"Bartleby, the Scrivener" Melville, Herman
American novelist and short story writer.
The following entry presents criticism of Melville's short story "Bartleby, the Scrivener: A Story of Wall Street," first published in two installments on November 1 and December 1, 1853, in Putnam's Monthly Magazine. See also Benito Cereno Criticism, Billy Budd Criticism, Pierre, or, The Ambiguities Criticism, and Redburn: His First Voyage Criticism.
The account of a young man's inability to conform to life on Wall Street in the mid-nineteenth century, "Bartleby, the Scrivener" is hailed by some scholars as the first modern American short story for its break with the moralizing, overt allegorizing, romantic characters, form, and other traits of earlier, traditional tales. More critical attention has been devoted to "Bartleby, the Scrivener" than any other short story by Melville, and the work's symbolic suggestiveness, thematic depth, and narrative ambiguity ensure its continuing appeal. Lea Bertani Vozar Newman has observed: "Whatever other chords 'Bartleby' may touch in the reader, the alienation that links this story to works by Dostoevsky, Kafka, and Camus attests to its modernity."
Plot and Major Characters
"Bartleby, the Scrivener" is narrated by a Wall Street lawyer who deals in investment opportunities for wealthy clients. A recent hire, Bartleby, works diligently at first copying legal documents but gradually begins to decline his responsibilities with the statement "I would prefer not to." Eventually Bartleby refrains from all copying and stares at the wall immediately outside of a window in the law office. Only when clients become affected by Bartleby's idiosyncratic and unnerving behavior does the lawyer take significant action, choosing to move his place of business to another building rather than fire Bartleby, who "would prefer not to" quit the lawyer's service; Bartleby refuses to vacate the building and is consequently jailed for vagrancy. The narrator, feeling somehow responsible for Bartleby's condition and incarceration, visits Bartleby, whom he finds dead from self-imposed starvation. At the conclusion of the story, the narrator relates a rumor about Bartleby's occupation prior to becoming a scrivener: Bartleby worked in the postal service's dead-letter office, where all lost, improperly addressed, or otherwise undeliverable mail ends.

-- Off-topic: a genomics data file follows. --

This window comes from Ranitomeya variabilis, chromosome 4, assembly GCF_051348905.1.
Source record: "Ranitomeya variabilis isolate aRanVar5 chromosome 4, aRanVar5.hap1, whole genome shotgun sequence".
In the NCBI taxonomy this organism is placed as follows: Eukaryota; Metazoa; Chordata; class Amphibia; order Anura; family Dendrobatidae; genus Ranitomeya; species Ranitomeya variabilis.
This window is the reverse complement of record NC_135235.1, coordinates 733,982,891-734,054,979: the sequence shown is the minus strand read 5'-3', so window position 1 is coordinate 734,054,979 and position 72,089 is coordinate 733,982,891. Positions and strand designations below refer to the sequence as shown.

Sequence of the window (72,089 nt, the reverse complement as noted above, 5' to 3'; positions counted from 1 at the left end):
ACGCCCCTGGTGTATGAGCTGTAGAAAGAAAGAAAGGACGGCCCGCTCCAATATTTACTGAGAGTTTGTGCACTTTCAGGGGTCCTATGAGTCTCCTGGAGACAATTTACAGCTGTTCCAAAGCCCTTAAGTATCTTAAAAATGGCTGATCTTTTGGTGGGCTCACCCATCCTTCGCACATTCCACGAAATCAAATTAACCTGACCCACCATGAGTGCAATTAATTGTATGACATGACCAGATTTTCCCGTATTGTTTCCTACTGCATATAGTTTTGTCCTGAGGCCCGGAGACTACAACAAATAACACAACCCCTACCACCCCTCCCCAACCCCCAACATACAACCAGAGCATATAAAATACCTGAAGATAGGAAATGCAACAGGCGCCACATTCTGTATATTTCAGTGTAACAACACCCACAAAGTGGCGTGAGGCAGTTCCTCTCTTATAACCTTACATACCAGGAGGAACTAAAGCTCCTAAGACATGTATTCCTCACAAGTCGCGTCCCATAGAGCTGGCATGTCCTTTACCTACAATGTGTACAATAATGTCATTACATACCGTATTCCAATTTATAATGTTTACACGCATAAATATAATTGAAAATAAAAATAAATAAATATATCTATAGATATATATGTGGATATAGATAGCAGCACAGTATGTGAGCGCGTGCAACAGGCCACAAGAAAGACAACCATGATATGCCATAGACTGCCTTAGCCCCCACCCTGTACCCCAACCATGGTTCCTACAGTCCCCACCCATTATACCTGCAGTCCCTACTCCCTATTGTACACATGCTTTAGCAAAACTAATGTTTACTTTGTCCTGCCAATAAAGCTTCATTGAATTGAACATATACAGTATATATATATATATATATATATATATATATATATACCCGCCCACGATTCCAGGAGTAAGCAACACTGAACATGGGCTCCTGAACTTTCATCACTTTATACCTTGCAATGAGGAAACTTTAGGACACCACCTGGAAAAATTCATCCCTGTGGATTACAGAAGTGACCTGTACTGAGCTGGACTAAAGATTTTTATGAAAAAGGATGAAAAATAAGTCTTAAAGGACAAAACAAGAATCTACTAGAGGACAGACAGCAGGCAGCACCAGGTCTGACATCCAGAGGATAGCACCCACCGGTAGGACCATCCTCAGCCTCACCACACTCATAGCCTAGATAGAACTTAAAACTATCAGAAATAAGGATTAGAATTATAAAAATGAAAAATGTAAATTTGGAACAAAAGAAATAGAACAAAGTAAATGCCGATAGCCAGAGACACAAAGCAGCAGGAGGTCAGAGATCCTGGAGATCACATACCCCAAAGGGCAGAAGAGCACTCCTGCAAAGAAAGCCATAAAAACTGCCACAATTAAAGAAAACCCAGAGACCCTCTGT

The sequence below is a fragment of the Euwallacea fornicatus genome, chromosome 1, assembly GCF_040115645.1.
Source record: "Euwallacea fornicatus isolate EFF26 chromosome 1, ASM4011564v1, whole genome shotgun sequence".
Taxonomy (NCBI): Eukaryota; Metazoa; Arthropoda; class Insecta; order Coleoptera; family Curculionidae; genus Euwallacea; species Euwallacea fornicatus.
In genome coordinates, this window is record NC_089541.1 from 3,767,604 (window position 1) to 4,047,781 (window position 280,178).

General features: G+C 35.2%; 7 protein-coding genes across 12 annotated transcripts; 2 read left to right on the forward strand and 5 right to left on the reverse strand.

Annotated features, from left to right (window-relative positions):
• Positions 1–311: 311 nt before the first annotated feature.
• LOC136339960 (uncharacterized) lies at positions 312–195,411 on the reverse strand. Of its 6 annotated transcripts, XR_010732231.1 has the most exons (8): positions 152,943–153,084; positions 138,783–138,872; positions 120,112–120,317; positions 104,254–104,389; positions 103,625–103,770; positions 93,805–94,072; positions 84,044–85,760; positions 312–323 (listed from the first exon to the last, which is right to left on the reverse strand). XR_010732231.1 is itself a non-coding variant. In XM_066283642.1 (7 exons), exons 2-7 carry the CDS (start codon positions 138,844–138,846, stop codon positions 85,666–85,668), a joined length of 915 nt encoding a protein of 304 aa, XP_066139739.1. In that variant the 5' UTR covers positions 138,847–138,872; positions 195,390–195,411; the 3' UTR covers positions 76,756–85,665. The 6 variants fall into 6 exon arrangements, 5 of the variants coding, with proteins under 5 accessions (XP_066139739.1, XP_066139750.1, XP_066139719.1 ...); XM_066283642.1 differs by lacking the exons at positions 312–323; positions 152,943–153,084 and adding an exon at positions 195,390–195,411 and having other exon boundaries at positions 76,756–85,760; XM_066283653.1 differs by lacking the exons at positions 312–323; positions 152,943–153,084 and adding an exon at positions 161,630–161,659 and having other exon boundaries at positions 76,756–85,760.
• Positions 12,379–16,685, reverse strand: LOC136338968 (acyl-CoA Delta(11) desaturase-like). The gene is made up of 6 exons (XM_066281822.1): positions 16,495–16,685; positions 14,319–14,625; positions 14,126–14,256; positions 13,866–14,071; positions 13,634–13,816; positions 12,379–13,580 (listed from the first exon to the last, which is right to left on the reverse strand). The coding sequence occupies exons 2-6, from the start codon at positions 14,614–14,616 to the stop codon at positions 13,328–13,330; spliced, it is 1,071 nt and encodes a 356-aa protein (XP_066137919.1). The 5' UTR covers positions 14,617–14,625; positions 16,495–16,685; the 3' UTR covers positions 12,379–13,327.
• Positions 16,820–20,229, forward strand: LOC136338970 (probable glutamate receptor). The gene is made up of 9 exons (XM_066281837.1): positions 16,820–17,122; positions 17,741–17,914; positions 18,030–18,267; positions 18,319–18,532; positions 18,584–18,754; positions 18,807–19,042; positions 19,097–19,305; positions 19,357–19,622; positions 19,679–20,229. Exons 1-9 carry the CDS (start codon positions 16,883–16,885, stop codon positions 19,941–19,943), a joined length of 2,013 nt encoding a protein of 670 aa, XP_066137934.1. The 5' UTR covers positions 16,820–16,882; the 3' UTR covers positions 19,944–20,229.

Major ThemesOf "Bartleby, the Scrivener," Lewis Leary has stated: "Its charm resides in what Melville preferred not to reveal, so that no one key opens it to simple, or single, or precise meaning." Much of the story's complexity originates in the limited narrative perspective of the lawyer, who unintentionally reveals more about himself than he intends while relating the few facts known about Bartleby. As a result, differing and sometimes conflicting themes have been attributed to the story. Some interpretations focus on the lawyer, variously characterizing him as self-serving or well-meaning; Bartleby has been perceived as psychotic, comical, nihilistic, Christ-like, or devoid of a social persona. As well, Bartleby is commonly identified as the por-trait of a writer alienated by society for his refusal to "copy" the formula established by popular writers. Other commentators, focusing on the bleak mood and conclusion of the story, describe "Bartleby, the Scrivener" as a condemnation of capitalist society, a statement on the absurdity of life, or a disheartening existentialist commentary. Further intepretations present the story as a satire of specific historical individuals, a parable about failed Christian charity, a critique of contemporary philosophies, or a metaphor for the divided psyche of an individual; still another set of essays explicate "Bartleby, the Scrivener" in terms of Melville's other works.
Written in the wake of Moby-Dick (1851) and Pierre (1852), which were regarded as critical and popular failures during his lifetime, "Bartleby, the Scrivener" is Melville's first published short story. Financially strapped by the poor reception of his earlier efforts, Melville began contributing stories and sketches through the mid-1850s to popular magazines as a source of steady income. His short fiction was on the whole favorably received but Melville died generally unknown and unappreciated. The novella Billy Budd, left in manuscript at his death, was not published until 1924. Its appearance, along with Raymond M. Weaver's 1921 biography Herman Melville: Mariner and Mystic and other critical attention, led to a revival of interest in the Melville canon. Most commentators at this time emphasized the autobiographical element of "Bartleby, the Scrivener," contending that the author intended to depict an artist misunderstood by society. Another early and influential school of critics applied a psychological approach, diagnosing Bartleby as schizophrenic, manic depressive, autistic, or mad. The complex and subtle critical history of "Bartleby, the Scrivener" is best encapsulated in essays by Lea Bertani Vozar Newman and Milton R. Stern.